ALLIED tells the story of a WW2 intelligence officer (Brad Pitt) and a French Resistance fighter (Marion Cotillard) who are put together on a mission but ultimately end up falling for one another.

Allied became somewhat controversial after the high profile split of Brad Pitt and Angelina Jolie and watching the film, it’s not difficult to see why rumours of Pitt having an affair with his on-screen partner, French actress Marion Cotillard came about.

Indeed, their romantic chemistry is certainly the high point of this flick.

The romance is definitely the main focus here. The war simply providing the setting for the film.

The story of two people being thrown together, falling in love and having hardship later on is nothing new and while the film in parts does seem rather predictable, it is ultimately enjoyable.

It is a fast paced story; there’s always plenty going on to entertain anyone watching it and there are certain scenes that will impress you visually, certain scenes that will move you and certain scenes that will make you think along with the characters. It’s not a difficult film to like.

It wouldn’t be odd of anyone to have expected a slight bit of ‘Oscar buzz’ to surround this film given its release date, its wartime setting, its actors and its subject matter but having seen it, you’ll realise that it’s more of a popcorn flick.

Director Robert Zemeckis (Forrest Gump, Back to the Future, Cast Away) hasn’t really brought out a truly great film since ‘Cast Away’ back in 2000 with his recent releases, 2015’s ‘The Walk’ and 2012’s ‘Flight’ falling under the same category as this film. Certainly good, just not quite ‘great’.

The standout aspect of this film is the main performances and particularly the chemistry between the two leads. Brad Pitt, known for other WW2 films, ‘Fury’ and ‘Inglorious Basterds’, is such a likeable prescence on screen.

He truly has that capability of really making you feel for his characters even when he’s not necessarily giving the best performance.

His showing in Allied is occasionally weaker than usual but he brings the goods when the scene calls most for it.

Academy Award winner (2006 Best Actress – La Vie En Rose), Marion Cotillard is, as some may expect, the best part of this film.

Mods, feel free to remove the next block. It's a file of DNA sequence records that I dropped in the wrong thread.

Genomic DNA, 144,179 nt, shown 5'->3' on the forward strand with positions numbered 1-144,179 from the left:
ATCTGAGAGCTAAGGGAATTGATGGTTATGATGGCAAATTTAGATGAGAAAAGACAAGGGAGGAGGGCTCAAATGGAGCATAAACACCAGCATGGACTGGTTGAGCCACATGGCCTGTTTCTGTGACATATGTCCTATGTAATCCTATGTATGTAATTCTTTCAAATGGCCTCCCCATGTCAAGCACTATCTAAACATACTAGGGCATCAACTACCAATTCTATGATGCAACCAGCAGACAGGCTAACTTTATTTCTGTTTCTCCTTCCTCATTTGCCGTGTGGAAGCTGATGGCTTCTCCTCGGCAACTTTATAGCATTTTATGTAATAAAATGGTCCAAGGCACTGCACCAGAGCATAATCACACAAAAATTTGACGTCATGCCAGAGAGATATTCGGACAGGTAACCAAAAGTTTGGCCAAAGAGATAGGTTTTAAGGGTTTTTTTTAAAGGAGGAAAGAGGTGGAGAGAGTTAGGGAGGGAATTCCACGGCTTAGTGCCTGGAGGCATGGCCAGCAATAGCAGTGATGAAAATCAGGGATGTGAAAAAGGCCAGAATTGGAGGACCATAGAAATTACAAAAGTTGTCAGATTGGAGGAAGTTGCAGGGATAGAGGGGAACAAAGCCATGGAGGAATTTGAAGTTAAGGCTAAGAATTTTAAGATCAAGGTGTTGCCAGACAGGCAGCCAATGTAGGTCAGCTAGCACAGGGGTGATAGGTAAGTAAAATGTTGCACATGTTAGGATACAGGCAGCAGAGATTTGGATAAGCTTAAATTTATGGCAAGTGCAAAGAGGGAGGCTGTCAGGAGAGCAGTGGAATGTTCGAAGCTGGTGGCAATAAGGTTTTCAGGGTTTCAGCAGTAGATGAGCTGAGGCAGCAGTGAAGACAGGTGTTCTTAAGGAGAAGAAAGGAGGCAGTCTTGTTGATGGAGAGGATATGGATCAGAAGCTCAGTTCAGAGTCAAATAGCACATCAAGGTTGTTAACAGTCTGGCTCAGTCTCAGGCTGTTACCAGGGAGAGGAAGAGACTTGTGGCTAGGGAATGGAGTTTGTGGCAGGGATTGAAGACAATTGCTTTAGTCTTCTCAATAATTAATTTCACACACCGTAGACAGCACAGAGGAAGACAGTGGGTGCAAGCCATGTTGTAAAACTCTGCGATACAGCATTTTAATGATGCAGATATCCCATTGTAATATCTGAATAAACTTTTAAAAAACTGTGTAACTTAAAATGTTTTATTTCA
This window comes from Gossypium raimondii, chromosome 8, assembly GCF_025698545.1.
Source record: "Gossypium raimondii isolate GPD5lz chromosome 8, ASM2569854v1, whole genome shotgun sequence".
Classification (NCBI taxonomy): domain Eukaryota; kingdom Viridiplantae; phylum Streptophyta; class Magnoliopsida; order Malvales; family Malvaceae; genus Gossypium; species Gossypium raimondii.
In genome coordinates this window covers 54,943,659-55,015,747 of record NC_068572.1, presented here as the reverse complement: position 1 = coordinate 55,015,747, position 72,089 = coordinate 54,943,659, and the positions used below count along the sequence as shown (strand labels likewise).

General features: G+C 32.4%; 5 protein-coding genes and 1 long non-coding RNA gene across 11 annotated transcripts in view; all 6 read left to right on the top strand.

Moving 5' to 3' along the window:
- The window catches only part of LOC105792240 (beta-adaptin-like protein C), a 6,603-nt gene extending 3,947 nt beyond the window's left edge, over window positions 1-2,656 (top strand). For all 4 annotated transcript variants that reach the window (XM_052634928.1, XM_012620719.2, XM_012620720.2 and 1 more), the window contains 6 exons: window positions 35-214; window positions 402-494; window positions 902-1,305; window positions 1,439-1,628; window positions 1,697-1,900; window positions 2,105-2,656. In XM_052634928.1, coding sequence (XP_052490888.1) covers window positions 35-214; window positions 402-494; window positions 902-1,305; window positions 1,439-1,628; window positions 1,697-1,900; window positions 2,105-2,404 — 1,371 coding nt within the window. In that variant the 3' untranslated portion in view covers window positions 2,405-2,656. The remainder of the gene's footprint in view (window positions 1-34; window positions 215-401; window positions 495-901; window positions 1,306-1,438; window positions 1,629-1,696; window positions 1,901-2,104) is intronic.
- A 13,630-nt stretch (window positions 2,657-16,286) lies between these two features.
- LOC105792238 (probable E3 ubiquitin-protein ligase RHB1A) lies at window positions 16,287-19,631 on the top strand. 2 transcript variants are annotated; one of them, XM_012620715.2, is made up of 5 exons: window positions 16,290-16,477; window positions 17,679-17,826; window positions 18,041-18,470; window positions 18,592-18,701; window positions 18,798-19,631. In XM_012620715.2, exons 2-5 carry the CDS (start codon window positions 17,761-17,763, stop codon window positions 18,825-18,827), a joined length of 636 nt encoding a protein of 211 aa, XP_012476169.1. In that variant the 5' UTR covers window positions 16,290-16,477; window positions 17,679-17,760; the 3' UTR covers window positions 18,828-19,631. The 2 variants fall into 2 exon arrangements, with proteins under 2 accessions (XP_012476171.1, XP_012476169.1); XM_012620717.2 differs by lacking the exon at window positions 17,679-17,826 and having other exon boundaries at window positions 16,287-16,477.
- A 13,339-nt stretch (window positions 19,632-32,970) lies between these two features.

Her character had significant depth, emotion and charm and Cotillard entirley delivered in her performance especially towards the rather emotional ending of the film.

It must be stressed though that while it is true that very little of anything new or fresh was brought to this film, it won’t be one that will be disliked.

It won’t end up on anyone’s list of ‘top movies of 2016’ but it’s certainly far from a ‘bad’ film.

The scenes in Morocco towards the beginning of the film are perhaps the most entertaining and interesting as Pitt’s Max Vatan and Cotillard’s Marianne Beausejour first get to know each other and carry out the mission they have been tasked to complete there.

There is also a scene between the two of them and Herr Hobar played by August Diehl (Inglorious Basterds) that is perhaps the most intense in the film.

Diehl is perfect at playing casual threat and intensity as we saw in Inglorious Basterds’ famous bar scene and the particular scene in this film works as a nice little reference to that.

Stories of love and betayal never fail to be interesting and when you’ve got actors of this calibre in the roles then there’s very little to worry about.

Put that with its WW2 setting that can draw people in to a film in its own right and what comes out is a perfectly good movie that while perhaps a little lacklustre in parts, overall is a success.

Certification – 15
Run Time – 124mins

By Morgan Robinson

Leave a Comment

Your email address will not be published. Required fields are marked *